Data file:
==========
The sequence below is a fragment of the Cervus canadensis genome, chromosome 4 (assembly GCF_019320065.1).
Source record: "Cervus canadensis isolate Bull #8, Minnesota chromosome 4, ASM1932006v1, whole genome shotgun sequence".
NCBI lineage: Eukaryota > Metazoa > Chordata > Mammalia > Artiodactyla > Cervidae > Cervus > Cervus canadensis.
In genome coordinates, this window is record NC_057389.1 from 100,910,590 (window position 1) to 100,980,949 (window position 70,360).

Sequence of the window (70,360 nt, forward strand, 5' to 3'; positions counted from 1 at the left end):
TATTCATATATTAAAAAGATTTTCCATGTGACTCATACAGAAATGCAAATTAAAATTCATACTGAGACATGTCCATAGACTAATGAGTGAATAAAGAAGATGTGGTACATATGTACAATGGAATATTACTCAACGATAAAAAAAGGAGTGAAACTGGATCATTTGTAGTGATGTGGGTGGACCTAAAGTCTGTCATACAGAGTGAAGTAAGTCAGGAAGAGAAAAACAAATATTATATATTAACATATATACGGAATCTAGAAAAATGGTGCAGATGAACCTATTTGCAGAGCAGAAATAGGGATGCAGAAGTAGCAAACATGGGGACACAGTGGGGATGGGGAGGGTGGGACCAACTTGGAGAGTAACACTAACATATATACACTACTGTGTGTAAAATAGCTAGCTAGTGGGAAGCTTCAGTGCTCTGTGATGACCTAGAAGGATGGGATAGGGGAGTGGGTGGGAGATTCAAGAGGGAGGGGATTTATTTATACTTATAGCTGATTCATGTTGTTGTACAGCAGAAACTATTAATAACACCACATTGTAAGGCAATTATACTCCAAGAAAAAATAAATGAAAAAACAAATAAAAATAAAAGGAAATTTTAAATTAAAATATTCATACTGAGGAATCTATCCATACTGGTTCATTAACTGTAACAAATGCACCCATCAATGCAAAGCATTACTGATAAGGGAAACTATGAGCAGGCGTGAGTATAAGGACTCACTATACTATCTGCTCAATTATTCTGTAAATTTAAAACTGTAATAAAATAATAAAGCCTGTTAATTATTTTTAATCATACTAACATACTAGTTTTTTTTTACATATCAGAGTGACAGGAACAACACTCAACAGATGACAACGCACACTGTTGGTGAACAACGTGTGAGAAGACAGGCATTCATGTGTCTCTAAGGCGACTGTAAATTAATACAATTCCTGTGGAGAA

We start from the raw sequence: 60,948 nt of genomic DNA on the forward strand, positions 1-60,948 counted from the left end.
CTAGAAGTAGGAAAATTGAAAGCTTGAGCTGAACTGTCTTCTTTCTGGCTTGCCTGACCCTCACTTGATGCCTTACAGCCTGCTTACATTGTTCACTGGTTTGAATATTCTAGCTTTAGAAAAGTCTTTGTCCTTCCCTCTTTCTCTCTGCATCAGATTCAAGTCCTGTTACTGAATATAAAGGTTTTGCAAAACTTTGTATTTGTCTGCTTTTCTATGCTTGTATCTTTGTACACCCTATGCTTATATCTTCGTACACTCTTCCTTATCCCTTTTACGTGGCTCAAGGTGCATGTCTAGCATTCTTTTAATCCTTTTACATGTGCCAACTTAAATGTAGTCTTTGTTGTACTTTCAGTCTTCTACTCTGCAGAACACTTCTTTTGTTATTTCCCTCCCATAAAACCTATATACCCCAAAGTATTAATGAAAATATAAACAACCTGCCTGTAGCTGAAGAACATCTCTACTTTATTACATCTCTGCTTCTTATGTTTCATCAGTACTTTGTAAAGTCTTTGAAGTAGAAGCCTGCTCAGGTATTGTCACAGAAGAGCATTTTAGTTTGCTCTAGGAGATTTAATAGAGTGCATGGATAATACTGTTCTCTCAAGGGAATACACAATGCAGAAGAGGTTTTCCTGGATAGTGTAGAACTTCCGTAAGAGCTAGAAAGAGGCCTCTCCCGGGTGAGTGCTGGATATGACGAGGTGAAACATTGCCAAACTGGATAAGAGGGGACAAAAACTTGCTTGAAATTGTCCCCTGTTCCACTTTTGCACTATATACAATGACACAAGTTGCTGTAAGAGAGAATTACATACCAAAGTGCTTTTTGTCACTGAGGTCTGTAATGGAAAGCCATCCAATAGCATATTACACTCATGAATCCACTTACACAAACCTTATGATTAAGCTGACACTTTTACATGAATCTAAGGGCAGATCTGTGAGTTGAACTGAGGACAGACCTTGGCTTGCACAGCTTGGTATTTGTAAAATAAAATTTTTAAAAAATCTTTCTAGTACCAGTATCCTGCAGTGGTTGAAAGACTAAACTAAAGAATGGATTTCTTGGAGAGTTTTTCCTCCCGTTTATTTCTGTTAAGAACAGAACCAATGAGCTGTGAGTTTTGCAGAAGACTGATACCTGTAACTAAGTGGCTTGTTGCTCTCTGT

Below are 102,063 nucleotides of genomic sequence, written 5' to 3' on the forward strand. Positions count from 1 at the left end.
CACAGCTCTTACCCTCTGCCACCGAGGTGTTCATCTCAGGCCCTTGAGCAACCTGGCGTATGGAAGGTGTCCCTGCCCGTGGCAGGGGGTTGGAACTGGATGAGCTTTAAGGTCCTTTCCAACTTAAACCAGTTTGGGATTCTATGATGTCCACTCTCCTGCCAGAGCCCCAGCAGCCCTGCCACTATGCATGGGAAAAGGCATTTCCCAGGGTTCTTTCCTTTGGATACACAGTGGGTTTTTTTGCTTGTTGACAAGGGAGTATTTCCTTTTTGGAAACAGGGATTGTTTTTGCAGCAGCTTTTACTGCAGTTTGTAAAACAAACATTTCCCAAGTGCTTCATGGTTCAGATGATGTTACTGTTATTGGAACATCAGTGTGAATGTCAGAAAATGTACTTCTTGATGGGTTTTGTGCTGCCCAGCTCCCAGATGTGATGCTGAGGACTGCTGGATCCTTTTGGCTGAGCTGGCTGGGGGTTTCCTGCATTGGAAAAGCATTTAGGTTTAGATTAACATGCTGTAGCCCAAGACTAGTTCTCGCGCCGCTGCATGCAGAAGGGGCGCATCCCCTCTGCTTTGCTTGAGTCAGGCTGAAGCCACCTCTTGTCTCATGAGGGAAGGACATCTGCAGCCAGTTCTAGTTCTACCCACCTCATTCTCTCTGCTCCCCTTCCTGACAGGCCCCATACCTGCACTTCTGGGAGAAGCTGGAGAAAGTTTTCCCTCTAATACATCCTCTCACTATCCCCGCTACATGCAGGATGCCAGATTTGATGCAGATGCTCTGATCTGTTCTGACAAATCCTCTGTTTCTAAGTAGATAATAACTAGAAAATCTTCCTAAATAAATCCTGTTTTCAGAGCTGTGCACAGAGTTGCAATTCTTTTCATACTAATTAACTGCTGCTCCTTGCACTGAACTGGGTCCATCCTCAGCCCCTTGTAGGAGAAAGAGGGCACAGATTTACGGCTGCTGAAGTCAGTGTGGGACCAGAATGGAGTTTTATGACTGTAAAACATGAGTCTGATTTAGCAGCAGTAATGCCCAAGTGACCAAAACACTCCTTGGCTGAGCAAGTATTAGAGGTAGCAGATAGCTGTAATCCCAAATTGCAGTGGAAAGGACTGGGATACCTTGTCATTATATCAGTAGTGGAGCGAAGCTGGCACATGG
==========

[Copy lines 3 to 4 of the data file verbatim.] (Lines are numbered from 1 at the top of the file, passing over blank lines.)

NCBI lineage: Eukaryota > Metazoa > Chordata > Mammalia > Artiodactyla > Cervidae > Cervus > Cervus canadensis.
In genome coordinates, this window is record NC_057389.1 from 100,910,590 (window position 1) to 100,980,949 (window position 70,360).